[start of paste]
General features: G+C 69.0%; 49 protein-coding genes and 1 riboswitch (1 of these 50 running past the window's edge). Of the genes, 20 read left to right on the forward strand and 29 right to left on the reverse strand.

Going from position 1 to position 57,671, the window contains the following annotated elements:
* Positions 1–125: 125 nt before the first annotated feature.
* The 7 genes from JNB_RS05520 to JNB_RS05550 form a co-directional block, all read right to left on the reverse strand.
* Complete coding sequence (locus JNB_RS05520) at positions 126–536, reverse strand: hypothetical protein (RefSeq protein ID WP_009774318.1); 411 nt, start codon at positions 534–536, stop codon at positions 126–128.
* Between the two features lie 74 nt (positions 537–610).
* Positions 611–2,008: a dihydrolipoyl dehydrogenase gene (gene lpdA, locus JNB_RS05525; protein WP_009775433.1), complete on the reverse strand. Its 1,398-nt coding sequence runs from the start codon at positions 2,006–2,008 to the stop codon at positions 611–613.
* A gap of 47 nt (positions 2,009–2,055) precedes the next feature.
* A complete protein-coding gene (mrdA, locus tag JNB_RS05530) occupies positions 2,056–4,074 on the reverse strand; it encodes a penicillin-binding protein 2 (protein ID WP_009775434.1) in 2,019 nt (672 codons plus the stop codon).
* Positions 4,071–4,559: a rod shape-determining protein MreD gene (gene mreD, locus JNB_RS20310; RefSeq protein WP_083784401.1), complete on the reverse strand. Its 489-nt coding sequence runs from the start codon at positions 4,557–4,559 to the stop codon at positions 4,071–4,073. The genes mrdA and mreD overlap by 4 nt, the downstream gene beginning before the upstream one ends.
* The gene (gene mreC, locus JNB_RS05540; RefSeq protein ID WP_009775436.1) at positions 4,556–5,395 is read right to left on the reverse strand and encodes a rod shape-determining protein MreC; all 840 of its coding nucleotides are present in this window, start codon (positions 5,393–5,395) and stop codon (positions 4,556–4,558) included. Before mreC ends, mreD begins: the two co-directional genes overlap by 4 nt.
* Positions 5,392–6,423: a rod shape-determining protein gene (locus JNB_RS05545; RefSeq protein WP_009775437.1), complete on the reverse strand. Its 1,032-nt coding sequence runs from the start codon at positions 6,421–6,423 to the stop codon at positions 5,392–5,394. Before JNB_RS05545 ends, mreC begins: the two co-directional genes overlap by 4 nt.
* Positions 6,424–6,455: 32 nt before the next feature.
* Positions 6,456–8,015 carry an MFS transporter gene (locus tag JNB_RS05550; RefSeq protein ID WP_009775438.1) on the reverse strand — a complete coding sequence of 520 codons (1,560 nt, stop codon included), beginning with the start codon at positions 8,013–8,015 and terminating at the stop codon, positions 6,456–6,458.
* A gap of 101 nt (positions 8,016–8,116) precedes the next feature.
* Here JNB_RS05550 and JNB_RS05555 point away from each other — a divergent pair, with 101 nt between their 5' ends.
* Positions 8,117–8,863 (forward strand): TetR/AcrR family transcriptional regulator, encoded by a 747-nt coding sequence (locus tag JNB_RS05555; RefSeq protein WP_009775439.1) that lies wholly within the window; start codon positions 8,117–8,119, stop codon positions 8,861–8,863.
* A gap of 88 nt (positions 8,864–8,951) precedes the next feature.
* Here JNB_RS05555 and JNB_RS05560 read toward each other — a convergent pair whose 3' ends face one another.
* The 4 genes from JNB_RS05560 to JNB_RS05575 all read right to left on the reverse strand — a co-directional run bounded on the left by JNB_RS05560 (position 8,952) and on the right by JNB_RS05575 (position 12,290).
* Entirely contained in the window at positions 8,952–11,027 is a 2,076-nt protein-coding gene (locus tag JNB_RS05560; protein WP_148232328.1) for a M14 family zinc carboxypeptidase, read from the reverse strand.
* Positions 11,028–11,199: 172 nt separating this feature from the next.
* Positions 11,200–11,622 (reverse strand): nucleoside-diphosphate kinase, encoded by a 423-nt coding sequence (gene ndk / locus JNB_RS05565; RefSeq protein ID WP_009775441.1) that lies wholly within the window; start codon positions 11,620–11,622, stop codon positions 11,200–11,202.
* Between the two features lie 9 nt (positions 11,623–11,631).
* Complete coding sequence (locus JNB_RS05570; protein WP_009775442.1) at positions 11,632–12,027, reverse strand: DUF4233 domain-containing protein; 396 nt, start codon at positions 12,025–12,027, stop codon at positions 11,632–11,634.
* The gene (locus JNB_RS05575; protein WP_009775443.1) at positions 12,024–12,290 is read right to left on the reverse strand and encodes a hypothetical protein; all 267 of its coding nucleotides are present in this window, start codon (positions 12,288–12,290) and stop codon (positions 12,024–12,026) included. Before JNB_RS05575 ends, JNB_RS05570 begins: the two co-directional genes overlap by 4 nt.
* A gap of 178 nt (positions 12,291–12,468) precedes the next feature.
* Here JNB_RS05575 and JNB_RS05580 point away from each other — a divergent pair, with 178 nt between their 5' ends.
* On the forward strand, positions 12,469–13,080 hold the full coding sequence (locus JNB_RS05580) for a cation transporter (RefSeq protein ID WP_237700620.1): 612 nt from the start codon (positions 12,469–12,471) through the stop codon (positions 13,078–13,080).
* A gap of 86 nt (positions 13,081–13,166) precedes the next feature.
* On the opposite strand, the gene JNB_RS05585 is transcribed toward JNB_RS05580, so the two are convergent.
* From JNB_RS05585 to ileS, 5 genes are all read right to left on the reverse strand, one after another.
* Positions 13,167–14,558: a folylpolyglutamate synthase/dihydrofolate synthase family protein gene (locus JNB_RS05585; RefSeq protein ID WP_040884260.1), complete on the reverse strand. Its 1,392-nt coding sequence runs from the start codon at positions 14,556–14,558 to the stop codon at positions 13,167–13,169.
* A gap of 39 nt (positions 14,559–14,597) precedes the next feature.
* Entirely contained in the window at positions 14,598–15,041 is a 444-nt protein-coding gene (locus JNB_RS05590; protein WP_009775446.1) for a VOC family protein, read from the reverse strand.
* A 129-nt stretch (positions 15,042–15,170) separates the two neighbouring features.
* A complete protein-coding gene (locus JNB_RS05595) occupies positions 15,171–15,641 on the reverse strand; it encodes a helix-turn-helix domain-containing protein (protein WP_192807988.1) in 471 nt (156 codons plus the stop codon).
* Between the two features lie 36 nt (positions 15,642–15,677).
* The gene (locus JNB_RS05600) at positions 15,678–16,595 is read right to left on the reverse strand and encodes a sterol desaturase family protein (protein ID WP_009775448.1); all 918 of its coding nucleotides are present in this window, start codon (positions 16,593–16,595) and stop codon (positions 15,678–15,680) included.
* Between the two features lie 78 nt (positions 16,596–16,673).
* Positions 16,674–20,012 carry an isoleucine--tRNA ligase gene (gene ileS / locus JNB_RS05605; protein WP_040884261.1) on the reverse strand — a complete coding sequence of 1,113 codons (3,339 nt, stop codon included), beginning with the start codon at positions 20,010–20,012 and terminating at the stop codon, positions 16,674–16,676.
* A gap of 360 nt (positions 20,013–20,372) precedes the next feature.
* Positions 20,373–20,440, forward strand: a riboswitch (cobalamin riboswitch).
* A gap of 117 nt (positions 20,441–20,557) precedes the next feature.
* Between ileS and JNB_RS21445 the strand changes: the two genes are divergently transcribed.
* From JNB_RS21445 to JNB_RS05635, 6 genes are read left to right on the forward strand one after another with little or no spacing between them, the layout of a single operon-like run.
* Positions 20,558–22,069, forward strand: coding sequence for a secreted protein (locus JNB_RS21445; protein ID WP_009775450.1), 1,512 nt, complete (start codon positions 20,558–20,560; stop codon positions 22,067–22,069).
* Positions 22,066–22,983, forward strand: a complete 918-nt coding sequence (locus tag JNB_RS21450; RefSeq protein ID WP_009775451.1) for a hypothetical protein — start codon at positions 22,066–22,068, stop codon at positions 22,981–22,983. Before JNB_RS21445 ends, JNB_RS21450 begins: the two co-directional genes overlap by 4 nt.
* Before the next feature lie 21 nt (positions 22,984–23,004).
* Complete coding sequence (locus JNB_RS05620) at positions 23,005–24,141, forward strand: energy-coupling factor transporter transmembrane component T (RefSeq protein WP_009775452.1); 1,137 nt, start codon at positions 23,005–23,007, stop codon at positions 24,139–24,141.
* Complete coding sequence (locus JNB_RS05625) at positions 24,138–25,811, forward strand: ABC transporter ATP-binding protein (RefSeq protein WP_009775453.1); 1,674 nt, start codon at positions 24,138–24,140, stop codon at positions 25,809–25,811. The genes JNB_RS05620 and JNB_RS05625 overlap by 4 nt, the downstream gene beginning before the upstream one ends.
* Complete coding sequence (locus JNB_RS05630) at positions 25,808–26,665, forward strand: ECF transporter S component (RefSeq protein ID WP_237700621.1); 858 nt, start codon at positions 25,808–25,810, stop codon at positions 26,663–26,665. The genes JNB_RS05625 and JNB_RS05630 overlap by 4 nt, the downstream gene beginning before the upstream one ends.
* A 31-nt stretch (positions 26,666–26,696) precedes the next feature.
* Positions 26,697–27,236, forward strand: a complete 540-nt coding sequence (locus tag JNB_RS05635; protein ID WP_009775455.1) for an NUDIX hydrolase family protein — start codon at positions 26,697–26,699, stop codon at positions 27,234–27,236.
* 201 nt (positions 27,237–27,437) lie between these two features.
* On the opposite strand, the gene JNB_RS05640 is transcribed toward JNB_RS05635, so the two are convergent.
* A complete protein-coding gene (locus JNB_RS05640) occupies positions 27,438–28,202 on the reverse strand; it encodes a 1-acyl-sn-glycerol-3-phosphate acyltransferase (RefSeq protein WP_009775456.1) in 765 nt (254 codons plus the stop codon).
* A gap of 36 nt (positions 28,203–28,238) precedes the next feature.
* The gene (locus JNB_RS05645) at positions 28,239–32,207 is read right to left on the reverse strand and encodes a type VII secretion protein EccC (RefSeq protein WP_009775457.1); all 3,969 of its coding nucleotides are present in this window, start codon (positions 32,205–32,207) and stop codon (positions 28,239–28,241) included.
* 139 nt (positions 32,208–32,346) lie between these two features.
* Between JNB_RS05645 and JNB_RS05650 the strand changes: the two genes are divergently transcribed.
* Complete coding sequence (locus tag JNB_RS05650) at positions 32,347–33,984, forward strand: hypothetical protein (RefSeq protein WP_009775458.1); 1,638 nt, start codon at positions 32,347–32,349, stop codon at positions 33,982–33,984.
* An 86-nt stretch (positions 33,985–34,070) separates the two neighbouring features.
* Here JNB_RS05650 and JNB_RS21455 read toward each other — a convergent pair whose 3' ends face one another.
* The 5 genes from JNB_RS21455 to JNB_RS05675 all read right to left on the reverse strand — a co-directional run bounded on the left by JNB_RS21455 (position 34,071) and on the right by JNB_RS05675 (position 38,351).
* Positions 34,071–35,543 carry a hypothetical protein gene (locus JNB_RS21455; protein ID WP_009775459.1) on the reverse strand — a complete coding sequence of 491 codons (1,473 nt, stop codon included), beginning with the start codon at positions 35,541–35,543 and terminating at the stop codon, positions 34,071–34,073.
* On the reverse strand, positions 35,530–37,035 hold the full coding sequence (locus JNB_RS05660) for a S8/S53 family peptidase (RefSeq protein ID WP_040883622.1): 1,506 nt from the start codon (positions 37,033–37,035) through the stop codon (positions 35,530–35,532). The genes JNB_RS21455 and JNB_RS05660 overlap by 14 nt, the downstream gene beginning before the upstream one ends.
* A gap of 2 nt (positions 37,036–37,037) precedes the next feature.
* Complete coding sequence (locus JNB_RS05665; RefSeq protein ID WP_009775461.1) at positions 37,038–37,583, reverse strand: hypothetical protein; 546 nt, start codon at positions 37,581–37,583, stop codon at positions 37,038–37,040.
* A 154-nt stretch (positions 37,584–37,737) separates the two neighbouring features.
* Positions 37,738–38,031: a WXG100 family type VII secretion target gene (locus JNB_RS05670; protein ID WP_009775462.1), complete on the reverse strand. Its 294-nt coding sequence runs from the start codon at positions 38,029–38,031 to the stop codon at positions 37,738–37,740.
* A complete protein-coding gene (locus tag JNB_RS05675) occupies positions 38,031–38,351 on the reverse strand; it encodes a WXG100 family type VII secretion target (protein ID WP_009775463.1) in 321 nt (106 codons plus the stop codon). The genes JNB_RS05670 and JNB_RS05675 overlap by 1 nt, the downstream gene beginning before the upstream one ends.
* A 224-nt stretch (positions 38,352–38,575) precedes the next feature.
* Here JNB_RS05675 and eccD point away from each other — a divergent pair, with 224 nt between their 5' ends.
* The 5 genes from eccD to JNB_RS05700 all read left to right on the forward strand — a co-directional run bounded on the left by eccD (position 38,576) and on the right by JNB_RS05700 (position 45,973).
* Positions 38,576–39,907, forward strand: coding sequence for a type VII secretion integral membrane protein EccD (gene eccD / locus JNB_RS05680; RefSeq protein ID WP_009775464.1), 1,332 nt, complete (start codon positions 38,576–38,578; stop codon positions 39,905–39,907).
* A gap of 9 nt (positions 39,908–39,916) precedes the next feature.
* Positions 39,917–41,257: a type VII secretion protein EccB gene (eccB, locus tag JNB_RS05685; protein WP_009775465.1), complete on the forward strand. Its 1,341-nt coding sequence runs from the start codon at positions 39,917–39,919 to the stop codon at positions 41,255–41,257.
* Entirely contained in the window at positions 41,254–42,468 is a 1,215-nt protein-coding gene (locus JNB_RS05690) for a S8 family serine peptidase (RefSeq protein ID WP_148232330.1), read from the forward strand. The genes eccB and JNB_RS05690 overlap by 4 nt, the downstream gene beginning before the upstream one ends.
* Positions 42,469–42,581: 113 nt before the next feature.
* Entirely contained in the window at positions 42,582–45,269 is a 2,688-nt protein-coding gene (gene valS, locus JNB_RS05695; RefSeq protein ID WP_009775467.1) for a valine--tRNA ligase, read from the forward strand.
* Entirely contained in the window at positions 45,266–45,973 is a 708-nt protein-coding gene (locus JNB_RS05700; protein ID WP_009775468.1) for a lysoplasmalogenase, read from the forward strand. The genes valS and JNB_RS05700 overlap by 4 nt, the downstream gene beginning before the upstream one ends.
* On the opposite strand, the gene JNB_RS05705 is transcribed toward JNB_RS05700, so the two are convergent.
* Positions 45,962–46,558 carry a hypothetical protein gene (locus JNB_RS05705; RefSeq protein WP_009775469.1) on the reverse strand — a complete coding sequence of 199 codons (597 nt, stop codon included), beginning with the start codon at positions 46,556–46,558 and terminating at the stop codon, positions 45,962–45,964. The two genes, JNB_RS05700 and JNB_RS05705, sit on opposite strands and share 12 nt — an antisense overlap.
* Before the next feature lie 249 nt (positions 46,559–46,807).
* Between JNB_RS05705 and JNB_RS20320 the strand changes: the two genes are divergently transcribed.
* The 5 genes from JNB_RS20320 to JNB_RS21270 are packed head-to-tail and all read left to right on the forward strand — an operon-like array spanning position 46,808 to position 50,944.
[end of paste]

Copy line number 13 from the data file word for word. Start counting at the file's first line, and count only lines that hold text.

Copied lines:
* Positions 6,424–6,455: 32 nt before the next feature.